Published April 14, 2024. Open access.

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Black-collared Snake (Drepanoides anomalus)

Reptiles of Ecuador | Serpentes | Colubridae | Drepanoides anomalus

English common names: Black-collared Snake, Amazon Egg-eating Snake.

Spanish common name: Falsa ratonera.

Recognition: ♂♂ 50.6 cmMaximum distance from the snout to the tip of the tail. Snout–vent length=37.2 cm. ♀♀ 83.7 cmMaximum distance from the snout to the tip of the tail. Snout–vent length=65.2 cm..13 Drepanoides anomalus can be identified by having a black snout with a white nuchal collar followed by a band of black scales ending at the start of the throat (Fig. 1).15 The eyes have a semi-elliptical pupil and the tongue is pink with a gray tip.3,6 The dorsum is uniformly vermillion with a black tip on each scale, and the ventral surfaces are immaculate white.1,3 This species differs from Pseudoboa coronata and from the juveniles of Clelia clelia by having dorsal scales arranged in 15 (instead of in 17 or 19) rows at mid-body.1,6

Figure showing variation among individuals of Drepanoides anomalus

Figure 1: Individuals of Drepanoides anomalus from Ecuador: Jatun Sacha Biological Reserve, Napo province (); Aguas Negras Lodge, Sucumbíos province ().

Natural history: Drepanoides anomalus is a primarily terrestrial snake that inhabits terra-firme rainforests,3,7,8 occurring in lower densities, or not at all, in semi-open habitats such as in pastures and crops. Black-collared Snakes have been recorded moving across bare ground, on low (less than 0.1 m) substrates, or crawling among roots at the base of trees.5 They also ascend to trunks and tree branches up to 3 m above the ground.3,5 During the day, inactive individuals have been found under rock boulders or between the cracks of a brick wall.1,9 Although D. anomalus is reported as being primarily nocturnal, diurnal activity is not uncommon.10,11 The diet in this species consists primarily of lizard eggs, including those of Gonatodes humeralis and various microteiid lizards.1,3,58 Nevertheless, adult lizards and snakes (including Helicops angulatus) are also consumed.12 In the presence of a disturbance, the Black-collared Snake will usually just flee into the leaf-litter; if grabbed, it can also release cloacal secretions without attempting to bite.7 There are recorded instances of predation on members of this species by the snake Clelia clelia.7 The breeding season in D. anomalus occurs between June and November in some parts of the Amazon.11 Given their small size, females of this species lay a maximum of 4 eggs, and the nests are usually hidden under logs and surrounded by decomposing organic matter.3,11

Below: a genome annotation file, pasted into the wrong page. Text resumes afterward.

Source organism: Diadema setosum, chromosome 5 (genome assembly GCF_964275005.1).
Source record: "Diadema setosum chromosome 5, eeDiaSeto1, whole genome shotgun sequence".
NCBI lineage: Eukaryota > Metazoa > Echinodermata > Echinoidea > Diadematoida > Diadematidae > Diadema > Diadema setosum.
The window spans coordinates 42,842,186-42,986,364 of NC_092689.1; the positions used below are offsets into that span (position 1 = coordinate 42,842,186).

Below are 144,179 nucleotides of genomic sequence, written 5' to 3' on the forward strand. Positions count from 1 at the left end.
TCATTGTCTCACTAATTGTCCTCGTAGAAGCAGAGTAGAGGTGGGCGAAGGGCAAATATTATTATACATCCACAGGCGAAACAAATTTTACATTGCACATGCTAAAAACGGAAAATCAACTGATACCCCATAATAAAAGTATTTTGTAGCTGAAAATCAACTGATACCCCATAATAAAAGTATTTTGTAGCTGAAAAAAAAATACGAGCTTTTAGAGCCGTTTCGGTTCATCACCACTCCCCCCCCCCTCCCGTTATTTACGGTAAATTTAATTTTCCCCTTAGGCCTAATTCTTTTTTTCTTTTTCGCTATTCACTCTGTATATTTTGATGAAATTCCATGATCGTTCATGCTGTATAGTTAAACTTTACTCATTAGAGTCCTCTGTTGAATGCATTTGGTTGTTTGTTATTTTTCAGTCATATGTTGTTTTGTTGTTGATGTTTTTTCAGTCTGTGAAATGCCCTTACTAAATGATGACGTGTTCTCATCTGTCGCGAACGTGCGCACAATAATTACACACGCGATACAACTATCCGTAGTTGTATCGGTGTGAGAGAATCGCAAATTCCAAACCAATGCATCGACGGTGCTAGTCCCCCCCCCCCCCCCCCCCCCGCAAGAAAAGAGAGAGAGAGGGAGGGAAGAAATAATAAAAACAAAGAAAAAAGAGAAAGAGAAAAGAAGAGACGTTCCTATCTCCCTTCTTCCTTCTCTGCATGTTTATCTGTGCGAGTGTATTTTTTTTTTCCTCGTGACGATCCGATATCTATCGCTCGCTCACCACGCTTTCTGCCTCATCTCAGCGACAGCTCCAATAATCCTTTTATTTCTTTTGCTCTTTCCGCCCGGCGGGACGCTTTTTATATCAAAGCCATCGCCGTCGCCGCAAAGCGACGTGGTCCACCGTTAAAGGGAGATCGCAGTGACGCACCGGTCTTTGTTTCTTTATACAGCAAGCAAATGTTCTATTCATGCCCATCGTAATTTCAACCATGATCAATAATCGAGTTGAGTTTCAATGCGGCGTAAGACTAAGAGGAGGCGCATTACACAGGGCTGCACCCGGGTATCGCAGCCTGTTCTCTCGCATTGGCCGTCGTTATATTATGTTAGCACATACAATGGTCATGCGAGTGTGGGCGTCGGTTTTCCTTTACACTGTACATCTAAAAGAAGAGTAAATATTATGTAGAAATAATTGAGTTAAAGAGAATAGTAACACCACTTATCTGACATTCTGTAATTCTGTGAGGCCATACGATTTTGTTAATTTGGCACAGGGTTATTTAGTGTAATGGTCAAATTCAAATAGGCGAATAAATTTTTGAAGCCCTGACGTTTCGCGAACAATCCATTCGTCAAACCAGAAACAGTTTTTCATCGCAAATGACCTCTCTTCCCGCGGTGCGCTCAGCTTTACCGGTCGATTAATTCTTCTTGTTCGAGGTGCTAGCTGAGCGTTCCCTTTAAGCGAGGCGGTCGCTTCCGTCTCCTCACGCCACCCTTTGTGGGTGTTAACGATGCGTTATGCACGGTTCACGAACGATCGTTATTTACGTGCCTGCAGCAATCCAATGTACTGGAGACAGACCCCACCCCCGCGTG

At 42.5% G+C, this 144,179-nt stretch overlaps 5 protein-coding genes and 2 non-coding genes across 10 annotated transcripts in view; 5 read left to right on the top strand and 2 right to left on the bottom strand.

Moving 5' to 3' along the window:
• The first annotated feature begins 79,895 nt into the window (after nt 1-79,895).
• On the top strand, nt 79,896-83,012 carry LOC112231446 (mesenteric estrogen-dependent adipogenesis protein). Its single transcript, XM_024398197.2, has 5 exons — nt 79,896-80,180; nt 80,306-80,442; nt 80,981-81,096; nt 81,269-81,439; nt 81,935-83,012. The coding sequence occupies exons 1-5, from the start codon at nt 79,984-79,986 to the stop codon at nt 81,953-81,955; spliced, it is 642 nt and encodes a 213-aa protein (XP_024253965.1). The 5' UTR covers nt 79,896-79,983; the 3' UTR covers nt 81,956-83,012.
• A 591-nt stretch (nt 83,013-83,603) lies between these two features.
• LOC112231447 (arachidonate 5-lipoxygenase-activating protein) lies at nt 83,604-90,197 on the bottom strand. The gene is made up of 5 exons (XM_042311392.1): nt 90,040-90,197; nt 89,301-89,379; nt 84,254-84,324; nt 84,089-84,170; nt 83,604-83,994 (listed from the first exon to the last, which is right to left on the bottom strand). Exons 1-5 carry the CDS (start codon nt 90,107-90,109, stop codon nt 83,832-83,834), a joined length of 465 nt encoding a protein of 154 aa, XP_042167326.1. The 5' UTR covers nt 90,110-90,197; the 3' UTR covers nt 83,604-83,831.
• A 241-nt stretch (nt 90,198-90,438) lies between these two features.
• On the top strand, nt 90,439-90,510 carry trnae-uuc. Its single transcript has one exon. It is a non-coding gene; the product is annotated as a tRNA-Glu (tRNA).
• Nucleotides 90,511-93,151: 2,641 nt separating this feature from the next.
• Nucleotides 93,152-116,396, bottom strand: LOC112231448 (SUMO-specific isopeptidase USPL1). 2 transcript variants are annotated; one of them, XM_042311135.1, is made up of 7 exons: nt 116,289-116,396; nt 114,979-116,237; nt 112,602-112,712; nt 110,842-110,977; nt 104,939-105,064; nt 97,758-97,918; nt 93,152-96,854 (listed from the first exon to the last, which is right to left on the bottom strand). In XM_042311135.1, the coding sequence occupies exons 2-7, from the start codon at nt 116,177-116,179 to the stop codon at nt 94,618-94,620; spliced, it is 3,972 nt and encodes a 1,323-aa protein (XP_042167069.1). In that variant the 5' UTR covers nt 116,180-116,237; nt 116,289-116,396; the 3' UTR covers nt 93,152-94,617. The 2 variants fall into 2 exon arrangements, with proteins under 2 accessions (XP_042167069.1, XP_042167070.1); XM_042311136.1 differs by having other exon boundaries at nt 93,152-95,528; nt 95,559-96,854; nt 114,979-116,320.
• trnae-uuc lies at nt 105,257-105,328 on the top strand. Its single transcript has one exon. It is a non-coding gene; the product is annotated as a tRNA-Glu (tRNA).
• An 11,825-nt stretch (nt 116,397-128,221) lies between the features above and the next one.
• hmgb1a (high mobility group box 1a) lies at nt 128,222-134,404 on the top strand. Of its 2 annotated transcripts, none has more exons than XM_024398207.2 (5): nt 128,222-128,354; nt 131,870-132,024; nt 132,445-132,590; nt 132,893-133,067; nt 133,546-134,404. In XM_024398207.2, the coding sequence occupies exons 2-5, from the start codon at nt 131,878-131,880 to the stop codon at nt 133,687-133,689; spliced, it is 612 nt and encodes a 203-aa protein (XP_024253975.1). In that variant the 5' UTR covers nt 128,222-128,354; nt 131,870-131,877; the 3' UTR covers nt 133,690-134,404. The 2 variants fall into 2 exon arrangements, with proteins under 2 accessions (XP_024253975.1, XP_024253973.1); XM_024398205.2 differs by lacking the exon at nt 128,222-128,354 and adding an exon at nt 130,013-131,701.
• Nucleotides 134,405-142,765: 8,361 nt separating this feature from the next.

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Conservation: Least Concern Believed to be safe from extinction given current circumstances..13 Drepanoides anomalus is listed in this category because the species is widely distributed, occurs in many protected areas (at least 20 in Ecuador), and is considered to be facing no major immediate threats of extinction.13 The most important threat for the long-term survival of this strictly forest-dwelling snake is the loss of habitat due to large-scale deforestation.

Distribution: Drepanoides anomalus occurs throughout the Amazonian lowlands and adjacent slopes of the Andes in Bolivia, Brazil, Colombia, Ecuador (Fig. 2), French Guiana, Guyana, Peru, and Suriname.14

Distribution of Drepanoides anomalus in Ecuador

Figure 2: Distribution of Drepanoides anomalus in Ecuador. See Appendix 1 for a complete list of the presence localities included in the map.

Etymology: The genus name Drepanoides comes from the Greek word drepanon (=sickle) and the Latin suffix -oides (=similar to).15 It refers to the shape of the post-diastemal teeth. The specific epithet anomalus comes from the Greek anomalos (=irregular).15 It probably refers to the fact that, unlike other Pseudoboine Snakes, this species does not have grooved rear fangs.